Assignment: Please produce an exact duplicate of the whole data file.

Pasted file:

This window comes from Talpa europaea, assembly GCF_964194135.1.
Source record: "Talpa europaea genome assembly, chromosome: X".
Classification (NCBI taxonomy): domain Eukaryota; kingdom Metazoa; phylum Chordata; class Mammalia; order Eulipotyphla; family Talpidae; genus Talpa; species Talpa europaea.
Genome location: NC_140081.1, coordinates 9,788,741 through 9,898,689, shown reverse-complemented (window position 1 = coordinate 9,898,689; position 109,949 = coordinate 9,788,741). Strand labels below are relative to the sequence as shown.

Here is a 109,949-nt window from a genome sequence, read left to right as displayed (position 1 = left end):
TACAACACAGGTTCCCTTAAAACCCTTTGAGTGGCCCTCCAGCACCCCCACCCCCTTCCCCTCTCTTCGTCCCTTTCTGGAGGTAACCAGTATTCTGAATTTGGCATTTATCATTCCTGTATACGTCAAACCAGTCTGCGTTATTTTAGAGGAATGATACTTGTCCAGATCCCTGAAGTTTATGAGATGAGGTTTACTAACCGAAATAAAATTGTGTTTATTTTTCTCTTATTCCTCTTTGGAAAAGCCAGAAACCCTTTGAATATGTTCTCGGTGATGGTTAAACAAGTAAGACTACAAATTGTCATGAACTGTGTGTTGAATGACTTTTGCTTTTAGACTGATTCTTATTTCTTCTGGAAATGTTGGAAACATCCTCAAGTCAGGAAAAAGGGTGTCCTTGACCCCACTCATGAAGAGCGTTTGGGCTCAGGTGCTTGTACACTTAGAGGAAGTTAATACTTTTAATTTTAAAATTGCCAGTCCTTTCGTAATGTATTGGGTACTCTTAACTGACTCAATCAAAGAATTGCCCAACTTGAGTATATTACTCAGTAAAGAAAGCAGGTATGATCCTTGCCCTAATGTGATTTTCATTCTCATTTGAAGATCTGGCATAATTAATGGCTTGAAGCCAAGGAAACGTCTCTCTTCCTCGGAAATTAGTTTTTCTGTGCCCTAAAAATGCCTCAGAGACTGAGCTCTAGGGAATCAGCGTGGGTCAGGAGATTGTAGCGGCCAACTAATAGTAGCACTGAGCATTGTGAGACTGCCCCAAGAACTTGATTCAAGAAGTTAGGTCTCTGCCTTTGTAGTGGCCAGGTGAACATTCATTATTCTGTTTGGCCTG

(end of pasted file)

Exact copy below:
This window comes from Talpa europaea, assembly GCF_964194135.1.
Source record: "Talpa europaea genome assembly, chromosome: X".
Classification (NCBI taxonomy): domain Eukaryota; kingdom Metazoa; phylum Chordata; class Mammalia; order Eulipotyphla; family Talpidae; genus Talpa; species Talpa europaea.
Genome location: NC_140081.1, coordinates 9,788,741 through 9,898,689, shown reverse-complemented (window position 1 = coordinate 9,898,689; position 109,949 = coordinate 9,788,741). Strand labels below are relative to the sequence as shown.

Here is a 109,949-nt window from a genome sequence, read left to right as displayed (position 1 = left end):
TACAACACAGGTTCCCTTAAAACCCTTTGAGTGGCCCTCCAGCACCCCCACCCCCTTCCCCTCTCTTCGTCCCTTTCTGGAGGTAACCAGTATTCTGAATTTGGCATTTATCATTCCTGTATACGTCAAACCAGTCTGCGTTATTTTAGAGGAATGATACTTGTCCAGATCCCTGAAGTTTATGAGATGAGGTTTACTAACCGAAATAAAATTGTGTTTATTTTTCTCTTATTCCTCTTTGGAAAAGCCAGAAACCCTTTGAATATGTTCTCGGTGATGGTTAAACAAGTAAGACTACAAATTGTCATGAACTGTGTGTTGAATGACTTTTGCTTTTAGACTGATTCTTATTTCTTCTGGAAATGTTGGAAACATCCTCAAGTCAGGAAAAAGGGTGTCCTTGACCCCACTCATGAAGAGCGTTTGGGCTCAGGTGCTTGTACACTTAGAGGAAGTTAATACTTTTAATTTTAAAATTGCCAGTCCTTTCGTAATGTATTGGGTACTCTTAACTGACTCAATCAAAGAATTGCCCAACTTGAGTATATTACTCAGTAAAGAAAGCAGGTATGATCCTTGCCCTAATGTGATTTTCATTCTCATTTGAAGATCTGGCATAATTAATGGCTTGAAGCCAAGGAAACGTCTCTCTTCCTCGGAAATTAGTTTTTCTGTGCCCTAAAAATGCCTCAGAGACTGAGCTCTAGGGAATCAGCGTGGGTCAGGAGATTGTAGCGGCCAACTAATAGTAGCACTGAGCATTGTGAGACTGCCCCAAGAACTTGATTCAAGAAGTTAGGTCTCTGCCTTTGTAGTGGCCAGGTGAACATTCATTATTCTGTTTGGCCTG